1. RV Camera System
  2. Rear View Safety Inc
  3. Backup Camera
  4. 7 Inch Display
  5. Mirrored Image
  6. Night Vision
Rear View Safety Backup Camera System with Flush Mount Camera

Rear View Safety Backup Camera System with Flush Mount Camera

Item # RVS-7707721
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Our Price: $311.99
RV Camera System
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Lowest Prices for the best rv camera system from Rear View Safety Inc. Rear View Safety Backup Camera System with Flush Mount Camera part number RVS-7707721 can be ordered online at etrailer.com or call 800-298-8924 for expert service.
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  • Q & A (7)
  • Videos (2)
  • Photos
  • Why etrailer?

Rear View Safety Inc RV Camera System - RVS-7707721

  • Backup Camera
  • Rear View Safety Inc
  • 7 Inch Display
  • Mirrored Image
  • Night Vision
  • Hardwired
  • Blind Spot
  • 170 Degrees
  • Dashboard Pedestal Mount


  • Rear View Safety backup camera system
  • 7" Digital LED color monitor
    • Mirror image capability
    • Wiring harness for connecting DVD player or other cameras
    • Automatic system switch
  • Color CCD backup camera
    • Flush mount
    • 170-Degree viewing angle
    • 50' Infrared night vision
    • IP68 Rated - keeps out dirt and moisture
    • Shock resistant with 15G impact rating
  • Includes all wires, connectors, and mounts
  • 1-Year warranty

RVS-6596137-NM Rear View Safety Backup Camera System with Flush Mount Camera

Replaces RVS-7707721





Video of Rear View Safety Backup Camera System with Flush Mount Camera

Videos are provided as a guide only. Refer to manufacturer installation instructions and specs for complete information.




Video Transcript for RVS Rear View Safety Backup Camera System Review

Hi there, RVers. Today we're going to be taking a look at RVS' rear view safety backup system. These are available in different configurations up to four cameras. We've currently got the four camera system installed on our RV. The four camera system comes with a front, a rear, and two side cameras. Here at the back we've got our two rear cameras.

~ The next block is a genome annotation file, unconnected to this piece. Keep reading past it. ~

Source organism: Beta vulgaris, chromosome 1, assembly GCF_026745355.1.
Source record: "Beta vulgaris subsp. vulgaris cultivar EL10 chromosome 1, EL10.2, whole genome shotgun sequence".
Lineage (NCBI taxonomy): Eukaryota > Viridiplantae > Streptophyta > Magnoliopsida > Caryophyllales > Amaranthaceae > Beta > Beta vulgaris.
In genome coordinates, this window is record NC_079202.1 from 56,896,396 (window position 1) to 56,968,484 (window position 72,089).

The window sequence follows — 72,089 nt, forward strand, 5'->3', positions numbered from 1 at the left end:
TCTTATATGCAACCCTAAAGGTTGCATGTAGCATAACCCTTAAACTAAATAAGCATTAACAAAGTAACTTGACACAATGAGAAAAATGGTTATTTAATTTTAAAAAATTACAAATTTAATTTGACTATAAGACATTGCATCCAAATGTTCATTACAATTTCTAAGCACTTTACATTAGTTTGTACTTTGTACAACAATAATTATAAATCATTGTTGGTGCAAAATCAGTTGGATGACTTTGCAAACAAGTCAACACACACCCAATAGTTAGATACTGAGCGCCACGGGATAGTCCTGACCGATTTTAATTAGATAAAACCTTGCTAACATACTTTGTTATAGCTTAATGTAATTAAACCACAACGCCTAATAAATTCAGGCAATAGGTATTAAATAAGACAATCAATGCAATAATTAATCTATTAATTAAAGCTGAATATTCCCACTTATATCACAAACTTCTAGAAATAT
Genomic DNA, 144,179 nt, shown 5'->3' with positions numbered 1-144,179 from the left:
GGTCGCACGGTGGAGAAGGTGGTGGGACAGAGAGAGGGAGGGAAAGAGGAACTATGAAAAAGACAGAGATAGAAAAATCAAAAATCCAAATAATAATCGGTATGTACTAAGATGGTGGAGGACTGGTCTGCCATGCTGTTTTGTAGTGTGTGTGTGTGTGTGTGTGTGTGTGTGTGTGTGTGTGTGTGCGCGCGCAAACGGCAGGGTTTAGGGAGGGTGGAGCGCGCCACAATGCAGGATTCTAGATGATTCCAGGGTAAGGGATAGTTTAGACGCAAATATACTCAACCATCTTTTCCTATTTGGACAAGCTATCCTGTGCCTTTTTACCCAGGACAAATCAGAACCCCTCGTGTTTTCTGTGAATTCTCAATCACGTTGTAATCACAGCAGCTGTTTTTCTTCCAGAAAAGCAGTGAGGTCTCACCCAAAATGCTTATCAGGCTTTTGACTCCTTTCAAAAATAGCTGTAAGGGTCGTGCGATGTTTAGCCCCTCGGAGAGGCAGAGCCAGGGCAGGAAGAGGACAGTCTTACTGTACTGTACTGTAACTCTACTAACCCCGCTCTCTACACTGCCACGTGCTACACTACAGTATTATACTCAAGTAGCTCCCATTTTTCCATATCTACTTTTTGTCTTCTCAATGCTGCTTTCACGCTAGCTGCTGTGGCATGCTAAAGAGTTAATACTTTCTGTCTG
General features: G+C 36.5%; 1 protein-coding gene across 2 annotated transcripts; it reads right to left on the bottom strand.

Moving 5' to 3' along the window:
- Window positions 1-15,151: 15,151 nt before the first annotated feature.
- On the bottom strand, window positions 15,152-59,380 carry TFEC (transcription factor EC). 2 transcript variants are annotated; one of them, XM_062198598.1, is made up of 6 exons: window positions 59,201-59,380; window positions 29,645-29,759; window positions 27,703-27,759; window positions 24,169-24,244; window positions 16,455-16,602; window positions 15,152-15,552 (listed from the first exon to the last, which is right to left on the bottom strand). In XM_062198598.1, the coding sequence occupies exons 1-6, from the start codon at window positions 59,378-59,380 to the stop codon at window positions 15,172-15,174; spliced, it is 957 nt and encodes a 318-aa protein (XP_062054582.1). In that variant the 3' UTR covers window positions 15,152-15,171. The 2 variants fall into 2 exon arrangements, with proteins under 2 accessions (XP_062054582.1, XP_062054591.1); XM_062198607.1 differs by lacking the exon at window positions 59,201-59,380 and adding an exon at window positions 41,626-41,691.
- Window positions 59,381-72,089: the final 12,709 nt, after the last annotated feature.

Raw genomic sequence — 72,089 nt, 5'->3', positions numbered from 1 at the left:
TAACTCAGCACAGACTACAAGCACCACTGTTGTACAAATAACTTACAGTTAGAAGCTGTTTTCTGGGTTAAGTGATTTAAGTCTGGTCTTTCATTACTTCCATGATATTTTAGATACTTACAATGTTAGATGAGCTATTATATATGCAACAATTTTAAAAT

Now, the system is designed for one of these to go on the front, but you can mount the front camera wherever you really like. My friend Tom's dad mounts his over the door of his RV so he can watch his camp site and use it as a security camera.Right now you're looking at the one we've set up low at the back of our vehicle to make it easy when backing up for hooking up this flat tow setup. When we toggle to the next camera, we've now got our high mounted rear camera that'll allow you to see your entire flat tow setup pulling behind you. This is also nice for pulling a trailer and you want to monitor your cargo in the back. We also have a left and right side camera system, which makes it easy when parking and backing up where you need to see down the side of your RV.If we continue to toggle through, we'll have multiple display modes up.

Here, we have both of the cameras we have installed in the rear. Here, we have both of our side cameras. You've got a three camera set up here with the rear and both the sides, and a four channel setup, where you have both the sides. And we have two rears here, but it could be your front and rear.It's just another layout with all four cameras, and we've circled back around to our first camera, which is our low rear camera. These display options will vary depending on how many cameras you have.

The monitor system will accept up to four.This is our side camera on our driver's side. All of the cameras feature infrared lights to assist its vision in low light settings. The nice thing about the front rear cameras is they come with a sun shade to assist its vision in high light settings, and the brackets that come included with those will allow the camera to swivel both up and down. The screws on the side can be loosened and tightened to allow you to make that adjustment.Here's our passenger side camera. All the cameras that come included with the kit are going to be vibration and impact resistant.